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November 23, 2004

It's groping all around

Three weeks ago, I wrote about "lawyer-groping" after an article in the New York Times discussed the experience of a female lawyer with an intrusive pat-down search at airport security. I concluded my post with the following TSA motto: "Better that 100 innocent lawyers be groped than that one suspicious Arab be inconvenienced."

According to the front page of today's New York Times, in an article by Joe Sharkey (who seems to be making a career out of groping women -- not by him, of course, by the TSA), this policy of groping women at airport security is not limited to lawyers.

In dozens of interviews, women across the country say they were humiliated by the searches, often done in view of other passengers, and many said they had sharply reduced their air travel as a result.

The new security policies on body searches were put into practice in mid-September, after a terrorist attack in Russia a few weeks before that destroyed two planes, killing 90 people. Two Chechen women were thought to have carried nonmetallic explosives onto the planes, officials said. It is not known whether the explosives were hidden in the women's clothing, or whether the women merely boarded unimpeded, carrying the explosives.

But the Transportation Security Administration in the United States, already worried that metal detectors could not pick up nonmetallic explosives, issued new regulations requiring airport screeners to conduct more frequent and more intense secondary searches and pat-downs.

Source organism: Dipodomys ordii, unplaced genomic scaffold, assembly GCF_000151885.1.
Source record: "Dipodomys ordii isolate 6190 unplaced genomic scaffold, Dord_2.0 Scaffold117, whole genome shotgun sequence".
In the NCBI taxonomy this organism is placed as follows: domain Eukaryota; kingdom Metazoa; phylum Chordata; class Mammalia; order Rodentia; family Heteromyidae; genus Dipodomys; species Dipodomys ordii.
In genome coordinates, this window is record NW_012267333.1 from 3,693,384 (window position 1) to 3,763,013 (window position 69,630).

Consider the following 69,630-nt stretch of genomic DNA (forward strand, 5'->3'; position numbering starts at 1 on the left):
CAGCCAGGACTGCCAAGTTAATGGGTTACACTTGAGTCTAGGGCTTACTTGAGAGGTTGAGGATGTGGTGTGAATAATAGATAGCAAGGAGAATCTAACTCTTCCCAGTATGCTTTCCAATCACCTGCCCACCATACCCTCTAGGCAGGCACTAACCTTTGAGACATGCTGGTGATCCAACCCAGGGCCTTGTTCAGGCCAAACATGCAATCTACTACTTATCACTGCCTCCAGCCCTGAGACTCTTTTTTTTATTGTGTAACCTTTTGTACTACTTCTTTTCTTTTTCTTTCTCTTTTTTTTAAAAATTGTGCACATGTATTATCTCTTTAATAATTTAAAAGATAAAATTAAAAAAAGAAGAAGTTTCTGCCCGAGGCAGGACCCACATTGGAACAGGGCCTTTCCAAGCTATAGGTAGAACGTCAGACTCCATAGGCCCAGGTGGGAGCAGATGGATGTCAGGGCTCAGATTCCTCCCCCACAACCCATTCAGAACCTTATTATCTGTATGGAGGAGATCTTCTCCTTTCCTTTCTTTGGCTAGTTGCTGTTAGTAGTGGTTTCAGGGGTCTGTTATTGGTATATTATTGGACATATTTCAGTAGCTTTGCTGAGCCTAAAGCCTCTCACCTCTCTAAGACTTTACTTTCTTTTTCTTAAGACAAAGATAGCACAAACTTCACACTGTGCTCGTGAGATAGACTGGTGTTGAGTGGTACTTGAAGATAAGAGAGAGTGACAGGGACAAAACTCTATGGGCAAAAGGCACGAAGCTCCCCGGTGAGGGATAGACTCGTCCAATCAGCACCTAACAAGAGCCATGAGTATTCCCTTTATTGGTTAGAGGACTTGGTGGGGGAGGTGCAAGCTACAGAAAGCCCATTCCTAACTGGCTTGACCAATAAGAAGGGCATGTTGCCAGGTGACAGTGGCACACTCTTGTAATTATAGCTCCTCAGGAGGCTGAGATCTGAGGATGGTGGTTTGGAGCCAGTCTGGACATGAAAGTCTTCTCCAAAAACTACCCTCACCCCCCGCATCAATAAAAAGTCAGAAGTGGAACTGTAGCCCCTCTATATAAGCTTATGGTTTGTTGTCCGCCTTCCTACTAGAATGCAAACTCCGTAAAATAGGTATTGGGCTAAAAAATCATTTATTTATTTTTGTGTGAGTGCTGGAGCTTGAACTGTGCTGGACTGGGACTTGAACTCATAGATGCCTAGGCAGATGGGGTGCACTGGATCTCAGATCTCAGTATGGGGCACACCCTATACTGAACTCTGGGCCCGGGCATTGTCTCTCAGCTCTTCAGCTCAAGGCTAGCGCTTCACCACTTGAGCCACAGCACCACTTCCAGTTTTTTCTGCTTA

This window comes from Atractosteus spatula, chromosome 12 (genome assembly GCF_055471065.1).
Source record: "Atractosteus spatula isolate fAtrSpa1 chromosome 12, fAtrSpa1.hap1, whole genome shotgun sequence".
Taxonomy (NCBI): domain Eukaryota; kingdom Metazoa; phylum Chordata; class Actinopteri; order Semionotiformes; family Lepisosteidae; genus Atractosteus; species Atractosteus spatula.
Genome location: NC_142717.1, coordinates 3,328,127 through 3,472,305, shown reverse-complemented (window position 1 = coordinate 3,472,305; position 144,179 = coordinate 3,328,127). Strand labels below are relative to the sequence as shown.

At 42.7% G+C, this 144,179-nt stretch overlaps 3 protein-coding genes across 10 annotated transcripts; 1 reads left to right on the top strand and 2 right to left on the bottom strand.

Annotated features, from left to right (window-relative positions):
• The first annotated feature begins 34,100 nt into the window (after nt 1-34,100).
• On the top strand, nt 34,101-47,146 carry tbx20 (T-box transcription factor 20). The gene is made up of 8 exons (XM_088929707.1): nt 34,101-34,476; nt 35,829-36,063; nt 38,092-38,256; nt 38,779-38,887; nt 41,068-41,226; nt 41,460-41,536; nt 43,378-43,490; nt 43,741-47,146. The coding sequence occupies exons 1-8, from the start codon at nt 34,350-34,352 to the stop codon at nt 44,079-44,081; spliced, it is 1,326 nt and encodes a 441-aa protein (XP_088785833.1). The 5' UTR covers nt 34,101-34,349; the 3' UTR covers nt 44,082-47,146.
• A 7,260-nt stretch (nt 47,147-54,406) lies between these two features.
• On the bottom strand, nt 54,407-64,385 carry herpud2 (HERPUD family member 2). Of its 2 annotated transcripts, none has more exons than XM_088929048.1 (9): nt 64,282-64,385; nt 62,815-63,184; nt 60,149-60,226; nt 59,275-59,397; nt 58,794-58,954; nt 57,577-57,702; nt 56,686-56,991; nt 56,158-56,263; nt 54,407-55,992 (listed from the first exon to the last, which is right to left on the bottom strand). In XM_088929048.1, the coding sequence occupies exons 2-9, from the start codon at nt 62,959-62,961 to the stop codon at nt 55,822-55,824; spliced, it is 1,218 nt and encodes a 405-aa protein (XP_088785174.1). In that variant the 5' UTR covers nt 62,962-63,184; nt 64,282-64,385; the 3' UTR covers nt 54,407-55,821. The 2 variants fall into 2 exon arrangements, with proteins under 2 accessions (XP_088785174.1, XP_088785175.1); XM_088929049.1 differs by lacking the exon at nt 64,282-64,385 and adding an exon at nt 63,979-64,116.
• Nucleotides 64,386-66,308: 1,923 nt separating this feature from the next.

Apparently, this groping is pretty widespread.

Jen McSkimming, a manager with a domestic airline, said the numbers were "severely underreporting" the extent of the problem. She said she was recently at an industry meeting attended by a senior representative of the security agency who said, when the issue of pat-downs was raised, "Well, I only get about 15 complaints a week on this."

Ms. McSkimming said about half of the 30 people at the meeting were women and she asked the group how many women had had a bad experience with the new procedures. "Every single woman raised their hand,'' she said. "So I told him, 'Well, you'd better add 15 to this week's total.' "

Most of the women interviewed said they did not make formal complaints, most saying that they assumed it would be futile to do so. Ms. Maurer said she and some other women she had spoken to are wary of complaining in writing, both because of the presumed futility and from fear of being singled out when they travel in the future.

What's even more alarming about this is the reason many women believe the policy singles out women: "a belief that bras are good places to conceal nonmetallic explosives."

The fact that pursuing this concern would require intrusive searches of close to half of all adult air travelers is a great reason that ethnic profiling absolutely must come back. Isn't it about time for Norman Mineta to resign?

UPDATE (11/23/04): After shooting my mouth off, I decided to fact-check myself. TSA is actually a part of the Department of Homeland Security, not the Department of Transportation, of which Mineta is the Secretary. However, I adhere to my view that Mineta should resign for opposing profiling of air travelers. Here's what he said on the subject about 3 years ago:

Mineta's Japanese-American family was interned during World War II. He implies at every opportunity that by standing in the way of ethnic profiling, he is preventing a similar enormity today. "A very basic foundation to all of our work," he says, "is to make sure that racial profiling is not part of it."

Asked on 60 Minutes if a 70-year-old white woman from Vero Beach should receive the same level of scrutiny as a Muslim from Jersey City, Mineta said, "Basically, I would hope so." Asked if he could imagine any set of circumstances that would justify ethnic and racial profiling, Mineta said "absolutely not."

UPDATE (11/30/04): Another post on Rhonda Gaynier.